dir. Jon S. Baird
Have you ever been literally speechless? Well, that was the state I was in when the words ‘The End’ came on the screen after the lovely cartoon animation they put after Rob said his goodbye.
I was expecting all the sex and drugs and crass language, but what I got was so much more than that! It was gritty and dirty, but heartfelt at moments and, actually, a bit scary. This delves into the human psyche in such a violent manner that it is hard not to get swept up and teared up and choked up.
They shot it in Edinburgh, of course, and it was amazing seeing this dangerous, dirty side of it. I live in Edinburgh, and it always seems so nice, it was a bit of a culture shock, to be honest. But a welcome one, somehow, because it added to the reality of the situation Rob was going through.
And can we just talk about Rob for a second? James McAvoy being so abso-fucking-brilliant. This is Mr Tumnus, this is Charles Xavier, this is freaking Gnomeo, and yet. Such a fabulously stunning performance, he gave this character who had the potential to be completely disgusting a heart, a backstory behind his eyes, so much pain and suffering. I believe Filth is the plot twist of McAvoy’s career, because he has never done anything even remotely like this before. Also, it is so great to actually hear his proper Scottish accent in this movie. (All the Scottish accents, actually – even John Sessions’s one wasn’t half bad.) As I mentioned in my review of Trance, McAvoy sounds his most natural, his most endearing in a way, when he’s speaking in his actual voice. I just love it so much.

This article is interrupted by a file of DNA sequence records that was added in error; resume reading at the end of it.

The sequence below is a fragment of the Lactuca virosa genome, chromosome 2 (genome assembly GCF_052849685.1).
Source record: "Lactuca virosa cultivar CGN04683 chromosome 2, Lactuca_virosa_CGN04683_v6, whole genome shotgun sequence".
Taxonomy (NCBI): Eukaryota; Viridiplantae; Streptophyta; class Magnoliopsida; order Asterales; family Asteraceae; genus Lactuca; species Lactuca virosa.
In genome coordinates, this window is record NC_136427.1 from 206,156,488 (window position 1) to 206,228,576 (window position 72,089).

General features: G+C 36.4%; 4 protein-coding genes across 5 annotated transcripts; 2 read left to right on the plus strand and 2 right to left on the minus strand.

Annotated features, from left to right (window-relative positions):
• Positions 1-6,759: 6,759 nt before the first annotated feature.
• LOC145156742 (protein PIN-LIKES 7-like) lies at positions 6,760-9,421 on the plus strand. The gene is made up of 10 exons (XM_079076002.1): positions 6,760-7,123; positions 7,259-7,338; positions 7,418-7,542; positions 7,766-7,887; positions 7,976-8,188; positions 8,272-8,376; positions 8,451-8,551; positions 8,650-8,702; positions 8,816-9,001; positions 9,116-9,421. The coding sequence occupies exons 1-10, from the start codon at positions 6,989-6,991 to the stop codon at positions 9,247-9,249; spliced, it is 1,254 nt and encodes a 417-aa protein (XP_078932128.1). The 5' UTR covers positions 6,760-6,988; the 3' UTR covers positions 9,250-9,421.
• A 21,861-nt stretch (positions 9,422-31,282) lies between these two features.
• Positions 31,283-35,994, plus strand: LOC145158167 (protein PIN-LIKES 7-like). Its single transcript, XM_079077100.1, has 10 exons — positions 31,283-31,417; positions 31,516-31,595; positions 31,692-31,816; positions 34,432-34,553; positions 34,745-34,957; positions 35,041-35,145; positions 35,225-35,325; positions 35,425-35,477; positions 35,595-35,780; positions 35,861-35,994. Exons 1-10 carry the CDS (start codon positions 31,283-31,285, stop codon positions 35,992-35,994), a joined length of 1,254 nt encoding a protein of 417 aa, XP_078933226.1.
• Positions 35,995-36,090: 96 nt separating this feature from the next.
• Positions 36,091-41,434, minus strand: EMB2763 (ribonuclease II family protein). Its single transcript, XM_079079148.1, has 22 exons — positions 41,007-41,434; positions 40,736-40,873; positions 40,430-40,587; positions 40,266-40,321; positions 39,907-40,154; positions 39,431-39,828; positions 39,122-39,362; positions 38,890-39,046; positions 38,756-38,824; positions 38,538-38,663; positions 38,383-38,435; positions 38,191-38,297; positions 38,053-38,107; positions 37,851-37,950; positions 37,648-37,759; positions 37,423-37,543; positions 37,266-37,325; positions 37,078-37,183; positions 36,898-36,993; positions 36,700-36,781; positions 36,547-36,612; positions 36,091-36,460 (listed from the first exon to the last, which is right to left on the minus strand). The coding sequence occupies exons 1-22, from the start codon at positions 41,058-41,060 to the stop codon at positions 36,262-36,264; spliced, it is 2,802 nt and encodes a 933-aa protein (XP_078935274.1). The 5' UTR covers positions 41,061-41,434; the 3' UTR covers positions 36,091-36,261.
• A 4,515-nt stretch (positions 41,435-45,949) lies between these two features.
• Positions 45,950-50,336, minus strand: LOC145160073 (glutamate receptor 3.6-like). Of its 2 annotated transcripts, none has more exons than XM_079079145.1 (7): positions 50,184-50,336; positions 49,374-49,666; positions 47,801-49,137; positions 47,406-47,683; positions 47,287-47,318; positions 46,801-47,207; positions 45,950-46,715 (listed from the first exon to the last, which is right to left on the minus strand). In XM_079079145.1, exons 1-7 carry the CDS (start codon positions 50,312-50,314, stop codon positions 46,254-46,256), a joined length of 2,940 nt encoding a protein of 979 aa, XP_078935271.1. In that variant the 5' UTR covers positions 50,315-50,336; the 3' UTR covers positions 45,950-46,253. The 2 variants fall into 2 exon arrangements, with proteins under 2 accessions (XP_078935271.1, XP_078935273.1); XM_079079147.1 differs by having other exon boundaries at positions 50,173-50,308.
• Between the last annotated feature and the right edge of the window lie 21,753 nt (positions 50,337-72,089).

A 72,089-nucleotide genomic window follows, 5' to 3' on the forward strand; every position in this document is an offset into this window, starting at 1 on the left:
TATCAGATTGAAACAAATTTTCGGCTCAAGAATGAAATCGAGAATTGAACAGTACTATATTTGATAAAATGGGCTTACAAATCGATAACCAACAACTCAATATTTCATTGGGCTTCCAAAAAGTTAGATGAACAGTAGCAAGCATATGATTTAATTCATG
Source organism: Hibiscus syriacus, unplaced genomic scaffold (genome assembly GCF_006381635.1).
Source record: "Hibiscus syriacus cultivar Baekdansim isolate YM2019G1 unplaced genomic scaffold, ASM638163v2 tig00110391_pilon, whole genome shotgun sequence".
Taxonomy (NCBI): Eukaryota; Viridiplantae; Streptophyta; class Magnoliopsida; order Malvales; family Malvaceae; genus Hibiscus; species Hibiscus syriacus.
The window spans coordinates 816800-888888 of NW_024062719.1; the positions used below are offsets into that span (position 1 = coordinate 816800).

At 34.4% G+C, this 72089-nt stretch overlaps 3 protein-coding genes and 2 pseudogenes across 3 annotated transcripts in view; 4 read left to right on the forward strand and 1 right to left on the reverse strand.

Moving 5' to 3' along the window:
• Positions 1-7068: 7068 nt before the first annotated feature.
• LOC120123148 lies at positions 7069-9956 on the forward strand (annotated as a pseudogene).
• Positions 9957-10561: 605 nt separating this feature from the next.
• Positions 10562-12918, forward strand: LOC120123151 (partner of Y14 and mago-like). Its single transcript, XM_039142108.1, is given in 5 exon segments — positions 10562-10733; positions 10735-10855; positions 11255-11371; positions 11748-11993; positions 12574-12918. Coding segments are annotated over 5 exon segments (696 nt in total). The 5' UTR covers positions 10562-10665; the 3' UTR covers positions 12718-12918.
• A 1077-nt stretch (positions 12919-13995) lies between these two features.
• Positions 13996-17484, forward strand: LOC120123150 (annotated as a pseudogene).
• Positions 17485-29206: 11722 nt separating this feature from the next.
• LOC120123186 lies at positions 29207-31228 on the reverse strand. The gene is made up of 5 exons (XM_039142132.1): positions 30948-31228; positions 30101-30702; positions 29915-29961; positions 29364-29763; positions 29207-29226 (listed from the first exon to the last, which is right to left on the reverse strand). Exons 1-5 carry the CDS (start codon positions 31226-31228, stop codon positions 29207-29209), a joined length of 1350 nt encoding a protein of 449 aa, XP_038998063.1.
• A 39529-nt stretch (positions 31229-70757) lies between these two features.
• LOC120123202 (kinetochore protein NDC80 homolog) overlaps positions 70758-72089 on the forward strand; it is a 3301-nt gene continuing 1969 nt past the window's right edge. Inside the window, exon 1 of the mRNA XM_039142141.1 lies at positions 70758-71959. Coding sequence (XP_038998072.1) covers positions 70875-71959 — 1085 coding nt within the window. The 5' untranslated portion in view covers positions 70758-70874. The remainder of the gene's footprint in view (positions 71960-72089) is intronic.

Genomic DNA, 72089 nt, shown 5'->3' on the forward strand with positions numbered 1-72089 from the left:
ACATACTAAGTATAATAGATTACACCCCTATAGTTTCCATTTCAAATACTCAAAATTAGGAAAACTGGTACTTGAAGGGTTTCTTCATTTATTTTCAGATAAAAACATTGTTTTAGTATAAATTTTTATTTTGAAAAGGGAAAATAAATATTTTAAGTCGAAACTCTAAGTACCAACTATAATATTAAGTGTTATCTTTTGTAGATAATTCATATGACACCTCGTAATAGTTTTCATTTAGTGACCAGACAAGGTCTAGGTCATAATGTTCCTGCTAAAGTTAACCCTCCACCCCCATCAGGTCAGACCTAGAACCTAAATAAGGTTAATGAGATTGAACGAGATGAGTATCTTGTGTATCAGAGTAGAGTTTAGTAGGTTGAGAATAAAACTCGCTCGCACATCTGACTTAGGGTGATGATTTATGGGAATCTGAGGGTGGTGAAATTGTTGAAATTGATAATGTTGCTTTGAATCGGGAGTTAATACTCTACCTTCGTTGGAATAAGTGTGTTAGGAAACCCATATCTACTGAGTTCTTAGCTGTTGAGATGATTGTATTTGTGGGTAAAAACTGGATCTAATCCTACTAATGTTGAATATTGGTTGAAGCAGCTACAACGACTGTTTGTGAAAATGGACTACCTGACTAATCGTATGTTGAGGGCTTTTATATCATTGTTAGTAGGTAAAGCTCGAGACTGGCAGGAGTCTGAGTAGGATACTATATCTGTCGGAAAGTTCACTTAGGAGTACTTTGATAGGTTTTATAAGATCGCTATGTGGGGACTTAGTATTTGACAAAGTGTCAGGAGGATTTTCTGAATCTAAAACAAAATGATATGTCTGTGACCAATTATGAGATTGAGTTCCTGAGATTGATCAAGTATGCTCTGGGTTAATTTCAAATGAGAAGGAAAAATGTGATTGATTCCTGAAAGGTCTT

Anyway – the rest of the cast was absolutely phenomenal. Imogen Poots was particularly exquisite as Amanda Drummond. A true BAMF. And Jamie Bell was hateful, which was also refreshing, because that’s not who he usually plays.
They work together as this ensemble in this freak circus, and it’s so raw to watch, like a car crash, yet you can’t look away. But in a good way.
The soundtrack for this? Stupendous. It’s a character in the picture in itself, lively and upbeat and painful. Renditions of some famous songs, made even more relevant, I think, as they merged with Rob’s emotions, followed him down the rabbit whole he dug himself. Stunning.
Lastly – Rob’s mind. How they managed to capture his insanity so incredibly. I was gripping the edge of my seat. We don’t know what’s real anymore because we’re stuck in his insane mind that’s spiralling out of control, and it’s an unbelievably joyous ride.
Seriously, I could not recommend this more. (Unless you’re squeamish or have an issue with seeing penises.) It is most certainly one of the best British films of the year.
review by Mariana Duarte